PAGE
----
Discovery Education Partnerships: Getting Students Ready to Learn

Partnerships with youth service organizations address students' health and safety needs
Apr 2, 2018 2:50 PM ET

Studies tell us that students perform better at school when they are physically and emotionally healthy. They miss fewer classes, are able to concentrate better on their schoolwork, are less likely to engage in antisocial or risky behavior and earn higher marks.

This shouldn’t come as a surprise. It makes sense that teens and young children alike cannot thrive academically unless their physical, social and emotional needs are being met. Unfortunately, too many students go to school feeling depressed, or stressed out, or even afraid for their safety. They may be bullied, for instance – or they might be experiencing anxiety or isolation.  

This is why it’s so important for school systems to focus on the “whole child” in their approach to instruction. Students need social and emotional support while at school, and they need a safe and healthy environment in which to learn. Only then will they be prepared to focus on academics.

Making a Difference

At Discovery Education, we have partnered with a number of youth service organizations to develop resources that can help educators and communities address the social and emotional needs of students.

  • IWitness Video Challenge, created in partnership with the USC Shoah Foundation, aims to counter hatred in all forms, such as racism, xenophobia and religious intolerance. In this video contest, students listen to the testimonies of survivors and witnesses of genocide. Then, they complete research-based, standards-aligned activities, capped off by a community action project. Students must document their work in the form of a video essay sharing their message of tolerance with the world. The top entries will receive grants and scholarships totaling $10,000, courtesy of Ford Motor Co.
  • Discover Your Happy, developed in conjunction with LG, provides research-based tools to show students how happiness can be achieved through learnable skills and practices. Free tools include a virtual field trip, featuring experts who guide students through science behind happiness and a classroom-based curriculum with hands-on activities for students. The program furthers the conversation with activities for families to have conversations about happiness at home.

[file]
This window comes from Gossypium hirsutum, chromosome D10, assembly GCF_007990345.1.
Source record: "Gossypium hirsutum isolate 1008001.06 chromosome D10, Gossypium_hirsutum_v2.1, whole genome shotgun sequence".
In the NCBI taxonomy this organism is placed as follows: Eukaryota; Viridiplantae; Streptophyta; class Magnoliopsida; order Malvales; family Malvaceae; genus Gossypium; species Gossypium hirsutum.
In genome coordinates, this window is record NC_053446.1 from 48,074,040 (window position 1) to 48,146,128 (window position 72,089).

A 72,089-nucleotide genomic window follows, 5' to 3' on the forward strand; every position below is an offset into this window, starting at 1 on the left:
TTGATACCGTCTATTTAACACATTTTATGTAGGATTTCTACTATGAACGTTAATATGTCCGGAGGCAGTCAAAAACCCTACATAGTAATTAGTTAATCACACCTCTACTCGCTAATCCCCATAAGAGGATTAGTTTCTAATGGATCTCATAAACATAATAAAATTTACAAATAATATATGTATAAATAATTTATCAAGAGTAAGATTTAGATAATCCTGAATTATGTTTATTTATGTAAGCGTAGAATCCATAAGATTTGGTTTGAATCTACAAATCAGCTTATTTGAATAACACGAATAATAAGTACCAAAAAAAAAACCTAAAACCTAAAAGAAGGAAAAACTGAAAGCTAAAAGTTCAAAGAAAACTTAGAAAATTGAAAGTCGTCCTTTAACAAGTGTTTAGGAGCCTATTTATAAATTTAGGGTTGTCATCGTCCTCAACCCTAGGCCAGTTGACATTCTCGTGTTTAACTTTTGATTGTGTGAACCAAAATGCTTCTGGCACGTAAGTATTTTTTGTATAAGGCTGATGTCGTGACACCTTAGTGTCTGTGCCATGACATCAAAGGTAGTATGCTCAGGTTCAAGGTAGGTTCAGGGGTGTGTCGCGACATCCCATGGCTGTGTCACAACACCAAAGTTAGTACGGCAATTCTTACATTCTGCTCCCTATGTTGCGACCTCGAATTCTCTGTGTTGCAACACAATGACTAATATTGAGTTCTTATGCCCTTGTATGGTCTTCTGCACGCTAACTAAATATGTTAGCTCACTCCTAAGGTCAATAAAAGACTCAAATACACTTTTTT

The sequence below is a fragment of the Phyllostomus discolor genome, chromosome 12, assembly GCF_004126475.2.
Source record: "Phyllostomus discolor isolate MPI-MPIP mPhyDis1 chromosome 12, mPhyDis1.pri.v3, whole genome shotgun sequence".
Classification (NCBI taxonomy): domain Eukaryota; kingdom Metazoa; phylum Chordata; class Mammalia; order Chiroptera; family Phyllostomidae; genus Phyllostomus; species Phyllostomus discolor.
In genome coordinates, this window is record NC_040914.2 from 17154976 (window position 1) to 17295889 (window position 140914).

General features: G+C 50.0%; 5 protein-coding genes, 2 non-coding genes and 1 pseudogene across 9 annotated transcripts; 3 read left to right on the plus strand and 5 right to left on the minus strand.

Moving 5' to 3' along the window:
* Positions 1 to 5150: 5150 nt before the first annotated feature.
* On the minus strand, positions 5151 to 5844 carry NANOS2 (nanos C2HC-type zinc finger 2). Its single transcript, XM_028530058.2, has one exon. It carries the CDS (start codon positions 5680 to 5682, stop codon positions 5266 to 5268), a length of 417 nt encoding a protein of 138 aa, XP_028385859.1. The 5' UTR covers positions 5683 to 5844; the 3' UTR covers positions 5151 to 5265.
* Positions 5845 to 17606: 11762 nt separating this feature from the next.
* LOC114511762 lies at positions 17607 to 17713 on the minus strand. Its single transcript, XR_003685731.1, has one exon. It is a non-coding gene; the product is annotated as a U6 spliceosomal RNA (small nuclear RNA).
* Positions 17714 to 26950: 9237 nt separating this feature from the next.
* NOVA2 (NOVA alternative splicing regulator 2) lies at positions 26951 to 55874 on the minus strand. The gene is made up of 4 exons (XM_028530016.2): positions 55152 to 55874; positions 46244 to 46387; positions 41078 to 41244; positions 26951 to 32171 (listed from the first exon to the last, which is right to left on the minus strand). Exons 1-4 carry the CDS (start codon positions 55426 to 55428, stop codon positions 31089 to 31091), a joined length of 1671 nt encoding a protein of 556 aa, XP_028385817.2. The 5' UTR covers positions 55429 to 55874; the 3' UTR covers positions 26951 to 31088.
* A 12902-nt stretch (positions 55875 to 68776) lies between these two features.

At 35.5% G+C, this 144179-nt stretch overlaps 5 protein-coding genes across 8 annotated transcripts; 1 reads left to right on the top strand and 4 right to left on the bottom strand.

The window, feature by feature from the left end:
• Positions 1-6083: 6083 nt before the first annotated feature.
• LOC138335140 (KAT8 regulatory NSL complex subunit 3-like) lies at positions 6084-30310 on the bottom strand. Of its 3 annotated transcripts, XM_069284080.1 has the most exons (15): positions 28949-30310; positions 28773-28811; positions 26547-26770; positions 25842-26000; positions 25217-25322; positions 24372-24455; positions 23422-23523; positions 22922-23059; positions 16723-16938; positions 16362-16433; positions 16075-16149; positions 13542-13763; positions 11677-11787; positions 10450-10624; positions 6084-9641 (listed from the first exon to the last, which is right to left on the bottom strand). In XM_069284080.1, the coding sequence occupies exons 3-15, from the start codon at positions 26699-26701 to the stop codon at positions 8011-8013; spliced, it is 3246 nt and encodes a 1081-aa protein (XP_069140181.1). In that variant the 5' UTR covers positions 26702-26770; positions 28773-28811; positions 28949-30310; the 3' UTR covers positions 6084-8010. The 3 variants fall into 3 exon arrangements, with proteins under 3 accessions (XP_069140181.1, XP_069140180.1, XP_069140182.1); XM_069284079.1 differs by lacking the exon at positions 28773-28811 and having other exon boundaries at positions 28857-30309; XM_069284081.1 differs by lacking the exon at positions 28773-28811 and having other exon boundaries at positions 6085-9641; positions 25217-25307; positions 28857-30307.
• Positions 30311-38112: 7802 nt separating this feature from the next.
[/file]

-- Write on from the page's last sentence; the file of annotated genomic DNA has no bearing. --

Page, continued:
• Take a Stand For Healthy Relationships, built in partnership with the National Coalition Against Domestic Violence (NCADV), teaches students how to understand and build healthy relationships. Standards-aligned curriculum encourages important skills in communication and self-awareness. Students explore how to effectively and safely advocate for themselves, and accompanying educator guides provide school staff with strategies to support students with this critical content.
  • Start with Hello and Say Something are no-cost programs developed by Sandy Hook Promise to create a culture of inclusion and connectedness within schools. Many perpetrators of violence suffer from social isolation, or the feeling of being left out and treated like they were invisible.


Successful corporate partnerships are win-wins. They benefit all parties involved and serve to advance the mission of each. Our partnerships with youth service organizations to support students’ social and emotional needs certainly meet this definition.

In each of these partnerships, we have applied our expertise as a leading developer of research-based, standards-aligned digital learning content to the creation of programs and materials that support students’ social and emotional well-being. These materials help youth service organizations fulfill their mission by reducing instances of violence or intolerance, while also increasing student health and safety.

And that advances our own mission as well, which is improving K-12 education. When students are physically and emotionally healthy, they are well-prepared to learn. By addressing students’ social and emotional needs, we are creating conditions in which learning can prosper, and students can be successful.